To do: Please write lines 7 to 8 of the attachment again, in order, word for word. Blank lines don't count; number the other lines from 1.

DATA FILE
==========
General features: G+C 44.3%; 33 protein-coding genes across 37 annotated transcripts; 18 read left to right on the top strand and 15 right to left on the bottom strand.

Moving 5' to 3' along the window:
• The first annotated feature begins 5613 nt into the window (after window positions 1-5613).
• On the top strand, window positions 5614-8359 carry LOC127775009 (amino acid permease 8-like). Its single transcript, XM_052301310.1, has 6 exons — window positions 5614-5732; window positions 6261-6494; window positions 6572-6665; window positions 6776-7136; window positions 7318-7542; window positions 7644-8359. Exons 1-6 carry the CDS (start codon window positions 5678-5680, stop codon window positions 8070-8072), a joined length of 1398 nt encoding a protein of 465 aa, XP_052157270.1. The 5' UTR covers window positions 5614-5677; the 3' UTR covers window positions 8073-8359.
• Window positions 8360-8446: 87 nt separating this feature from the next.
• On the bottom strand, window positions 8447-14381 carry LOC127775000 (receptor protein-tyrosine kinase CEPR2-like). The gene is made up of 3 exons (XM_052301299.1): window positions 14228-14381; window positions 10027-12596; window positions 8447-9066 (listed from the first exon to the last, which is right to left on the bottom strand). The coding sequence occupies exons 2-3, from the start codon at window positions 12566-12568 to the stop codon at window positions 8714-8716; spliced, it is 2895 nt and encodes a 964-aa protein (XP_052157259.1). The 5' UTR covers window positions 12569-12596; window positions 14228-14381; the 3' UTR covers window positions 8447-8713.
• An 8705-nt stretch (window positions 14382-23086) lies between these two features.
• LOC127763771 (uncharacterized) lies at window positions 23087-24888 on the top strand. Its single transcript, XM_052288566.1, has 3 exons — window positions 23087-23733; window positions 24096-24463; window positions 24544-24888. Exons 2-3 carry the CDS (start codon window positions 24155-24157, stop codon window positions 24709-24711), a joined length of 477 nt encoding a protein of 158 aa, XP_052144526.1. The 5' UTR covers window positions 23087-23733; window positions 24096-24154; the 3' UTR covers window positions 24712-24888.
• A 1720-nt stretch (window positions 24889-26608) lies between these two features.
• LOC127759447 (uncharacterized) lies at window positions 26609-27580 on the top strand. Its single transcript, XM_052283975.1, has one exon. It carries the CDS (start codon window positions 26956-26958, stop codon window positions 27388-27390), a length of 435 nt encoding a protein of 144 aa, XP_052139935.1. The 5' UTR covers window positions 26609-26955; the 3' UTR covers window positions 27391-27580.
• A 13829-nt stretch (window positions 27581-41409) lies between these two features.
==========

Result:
• An 8705-nt stretch (window positions 14382-23086) lies between these two features.
• LOC127763771 (uncharacterized) lies at window positions 23087-24888 on the top strand. Its single transcript, XM_052288566.1, has 3 exons — window positions 23087-23733; window positions 24096-24463; window positions 24544-24888. Exons 2-3 carry the CDS (start codon window positions 24155-24157, stop codon window positions 24709-24711), a joined length of 477 nt encoding a protein of 158 aa, XP_052144526.1. The 5' UTR covers window positions 23087-23733; window positions 24096-24154; the 3' UTR covers window positions 24712-24888.